From Uncyclopedia, the content-free encyclopedia
Scienticians originated from what is now known as Zimbabwe during the early Bronze Age, until the mid 20th century. At this time, they were randomly relocated due to fear of utter annihilation at the hands of a Robert Mugabe-instigated genocide. They are a product of scientists and mathematicians. The most famous of these continues to be Sir Isaac Newton who, in a startling coincidence unknown even to himself, was from Zimbabwe. The exploits of Scienticians have dazzled many, including Queen Victoria, who was particularly amazed when an unknown British Scientician took his underwear off without removing his trousers. Unfortunately, behavior such as this led to the belief that all Scienticians were evil wizards and time travelers, a fact vehemently denied as "absurd" by Scienticians. It is worthy of note that Merlin was a Scientician, which is a fact that these deniers firmly ignored.
Impact of Scienticians
Scienticians have made many advances in technology, including the toaster, bubble gum, those things you can put on the back of your phone which light up when you get a text, gravity, sticks, marmalade, The Pope, the rock band "The Hives" and much more.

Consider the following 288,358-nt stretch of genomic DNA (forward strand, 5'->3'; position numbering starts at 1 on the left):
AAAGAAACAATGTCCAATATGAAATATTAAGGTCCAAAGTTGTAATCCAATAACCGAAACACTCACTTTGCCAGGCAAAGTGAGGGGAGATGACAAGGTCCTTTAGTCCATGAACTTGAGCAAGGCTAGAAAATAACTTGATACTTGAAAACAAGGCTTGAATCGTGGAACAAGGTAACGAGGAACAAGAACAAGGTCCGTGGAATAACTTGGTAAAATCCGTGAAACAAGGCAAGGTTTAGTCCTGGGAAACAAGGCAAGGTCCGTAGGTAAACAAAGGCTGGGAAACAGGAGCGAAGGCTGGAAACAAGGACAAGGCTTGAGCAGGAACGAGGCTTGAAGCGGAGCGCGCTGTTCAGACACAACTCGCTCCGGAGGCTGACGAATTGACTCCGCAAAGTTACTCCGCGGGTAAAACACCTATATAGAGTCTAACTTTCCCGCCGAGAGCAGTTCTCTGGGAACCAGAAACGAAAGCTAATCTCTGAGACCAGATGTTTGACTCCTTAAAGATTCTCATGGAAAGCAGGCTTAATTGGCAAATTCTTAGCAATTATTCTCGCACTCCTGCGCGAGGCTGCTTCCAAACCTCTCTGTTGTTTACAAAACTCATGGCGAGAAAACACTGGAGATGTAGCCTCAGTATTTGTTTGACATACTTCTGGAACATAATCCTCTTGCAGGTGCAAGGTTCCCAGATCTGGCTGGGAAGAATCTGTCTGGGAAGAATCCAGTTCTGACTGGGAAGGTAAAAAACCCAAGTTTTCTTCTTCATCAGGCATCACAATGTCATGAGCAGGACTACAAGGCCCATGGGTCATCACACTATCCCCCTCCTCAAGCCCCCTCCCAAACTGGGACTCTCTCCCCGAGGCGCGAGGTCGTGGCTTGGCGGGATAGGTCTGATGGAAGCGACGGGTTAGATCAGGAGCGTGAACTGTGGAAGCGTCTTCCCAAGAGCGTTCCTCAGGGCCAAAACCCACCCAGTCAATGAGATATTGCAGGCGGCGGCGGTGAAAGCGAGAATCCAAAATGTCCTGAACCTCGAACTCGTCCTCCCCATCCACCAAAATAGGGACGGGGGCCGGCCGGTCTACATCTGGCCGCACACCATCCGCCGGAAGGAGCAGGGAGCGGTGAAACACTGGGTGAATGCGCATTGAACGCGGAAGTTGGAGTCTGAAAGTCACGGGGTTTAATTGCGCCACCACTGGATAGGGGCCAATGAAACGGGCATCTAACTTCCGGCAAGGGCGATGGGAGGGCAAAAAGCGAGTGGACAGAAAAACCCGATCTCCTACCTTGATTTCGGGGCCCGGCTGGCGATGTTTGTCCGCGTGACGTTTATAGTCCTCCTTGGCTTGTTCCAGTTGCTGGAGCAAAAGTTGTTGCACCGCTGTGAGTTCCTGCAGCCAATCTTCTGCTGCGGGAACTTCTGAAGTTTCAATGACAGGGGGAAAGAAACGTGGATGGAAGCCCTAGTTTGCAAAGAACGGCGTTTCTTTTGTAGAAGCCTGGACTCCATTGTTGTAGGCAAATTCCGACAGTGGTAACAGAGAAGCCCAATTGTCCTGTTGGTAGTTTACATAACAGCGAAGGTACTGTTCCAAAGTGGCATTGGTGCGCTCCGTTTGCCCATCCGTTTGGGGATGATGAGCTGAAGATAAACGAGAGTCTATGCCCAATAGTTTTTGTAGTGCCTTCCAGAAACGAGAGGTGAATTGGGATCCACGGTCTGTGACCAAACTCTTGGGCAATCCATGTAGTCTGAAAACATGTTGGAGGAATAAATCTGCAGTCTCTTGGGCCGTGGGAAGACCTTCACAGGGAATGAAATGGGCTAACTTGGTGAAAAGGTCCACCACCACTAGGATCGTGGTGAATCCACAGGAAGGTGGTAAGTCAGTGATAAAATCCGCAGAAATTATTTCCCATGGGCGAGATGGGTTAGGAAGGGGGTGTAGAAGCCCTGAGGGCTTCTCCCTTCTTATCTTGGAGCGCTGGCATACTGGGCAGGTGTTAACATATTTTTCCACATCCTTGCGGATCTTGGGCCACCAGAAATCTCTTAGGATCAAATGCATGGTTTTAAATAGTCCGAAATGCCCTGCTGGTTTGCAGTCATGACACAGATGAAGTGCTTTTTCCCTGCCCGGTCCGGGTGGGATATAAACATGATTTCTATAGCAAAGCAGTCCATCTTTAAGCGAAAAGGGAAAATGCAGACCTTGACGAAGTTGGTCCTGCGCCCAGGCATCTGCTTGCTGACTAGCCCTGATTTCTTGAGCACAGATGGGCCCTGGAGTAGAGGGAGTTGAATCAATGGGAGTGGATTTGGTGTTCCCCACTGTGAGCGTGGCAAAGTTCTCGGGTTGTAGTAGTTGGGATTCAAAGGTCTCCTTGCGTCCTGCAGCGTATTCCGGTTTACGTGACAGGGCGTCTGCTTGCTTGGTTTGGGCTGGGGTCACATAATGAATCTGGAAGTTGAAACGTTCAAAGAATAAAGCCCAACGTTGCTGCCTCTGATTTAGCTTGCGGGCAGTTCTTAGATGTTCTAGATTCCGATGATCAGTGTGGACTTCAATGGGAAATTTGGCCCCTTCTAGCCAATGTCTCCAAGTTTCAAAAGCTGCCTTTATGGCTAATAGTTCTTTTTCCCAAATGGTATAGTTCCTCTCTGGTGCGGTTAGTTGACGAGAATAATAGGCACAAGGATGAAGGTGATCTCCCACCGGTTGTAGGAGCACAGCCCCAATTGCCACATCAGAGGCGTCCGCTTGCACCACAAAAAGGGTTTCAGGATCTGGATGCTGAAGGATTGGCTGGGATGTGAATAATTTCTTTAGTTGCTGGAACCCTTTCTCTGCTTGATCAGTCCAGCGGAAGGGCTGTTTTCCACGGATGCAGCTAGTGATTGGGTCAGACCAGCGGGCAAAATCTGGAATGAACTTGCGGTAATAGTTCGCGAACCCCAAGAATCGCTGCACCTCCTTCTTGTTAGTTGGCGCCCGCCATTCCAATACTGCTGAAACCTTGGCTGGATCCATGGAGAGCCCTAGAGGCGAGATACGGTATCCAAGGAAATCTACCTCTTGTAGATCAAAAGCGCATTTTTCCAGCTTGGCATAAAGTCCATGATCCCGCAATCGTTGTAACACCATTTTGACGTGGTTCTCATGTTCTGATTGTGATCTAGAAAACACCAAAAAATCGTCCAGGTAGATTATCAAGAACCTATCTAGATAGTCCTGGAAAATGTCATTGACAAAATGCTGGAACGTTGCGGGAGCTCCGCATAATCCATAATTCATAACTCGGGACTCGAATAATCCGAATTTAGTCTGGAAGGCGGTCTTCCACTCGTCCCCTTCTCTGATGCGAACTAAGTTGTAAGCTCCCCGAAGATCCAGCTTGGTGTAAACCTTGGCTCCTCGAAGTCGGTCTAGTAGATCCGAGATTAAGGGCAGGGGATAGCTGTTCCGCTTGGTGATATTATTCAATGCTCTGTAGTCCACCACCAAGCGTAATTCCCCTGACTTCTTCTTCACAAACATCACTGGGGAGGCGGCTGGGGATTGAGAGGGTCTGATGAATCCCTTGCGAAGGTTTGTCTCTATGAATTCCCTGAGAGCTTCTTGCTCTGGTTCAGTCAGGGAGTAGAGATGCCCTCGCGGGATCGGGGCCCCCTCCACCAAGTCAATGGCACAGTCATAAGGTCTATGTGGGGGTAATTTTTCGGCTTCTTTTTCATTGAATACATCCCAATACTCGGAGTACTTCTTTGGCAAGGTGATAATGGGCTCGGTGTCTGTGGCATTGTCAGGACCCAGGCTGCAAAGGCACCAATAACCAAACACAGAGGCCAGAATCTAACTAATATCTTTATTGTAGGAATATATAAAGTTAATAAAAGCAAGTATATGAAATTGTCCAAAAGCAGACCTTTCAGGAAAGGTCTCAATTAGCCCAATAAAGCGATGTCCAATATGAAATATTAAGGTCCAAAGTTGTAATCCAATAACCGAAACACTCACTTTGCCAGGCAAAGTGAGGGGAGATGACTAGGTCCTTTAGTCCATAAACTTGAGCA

Today, the iPod cable is widely acknowledged as the most useful invention of the Scientician. Before the invention of iPod cables, the iPod was simply used to prop up desks and light up dark rooms. Now, it is used to transport large quantities of pornography, music and podcasts (also invented by a Scientician).
Since the invention of the iPod cable in 1972 (and its subsequent introduction in the late), the global Scientician population has flourished and there are currently 7 Scienticians actively practising; their current projects include, "Getting the Most from your Bubble Gum", and "The Pope: User Guide".
Unfortunately, it seems that global warming is forcing Scienticians to move to darker climates. For example 3 or more Scienticians have been sighted in the Amazon, the South Pole and northeast England. These "infestations" of Scienticians, as national newspapers such as "The Sun" and "The National Inquirer" have dubbed these surges, have created animosity towards the common Scientician. This is augmented by the image of evil wizardry, a rumor still vehemently denied even today. This situation greatly threatens the current rise in the global Scientician population. A chav(greatly stupid person) said, "Scienticians? Ain't that that thing wot we was gonna kill later?" Unfortunately, this attitude was reciprocated by a herd of nearby chavs (plural of: greatly stupid person), which led to the violent lynching of local Scientician John Edwards. While this kind of travesty could be avoided with greater press support for Scienticians, such an option seems unlikely, as the head of a nation television network recently released the following press statement:
Will there be any Scienticians left by the end of this century? Who knows? What we do know is that the current situation around the world does not support the existence of the common Scientician.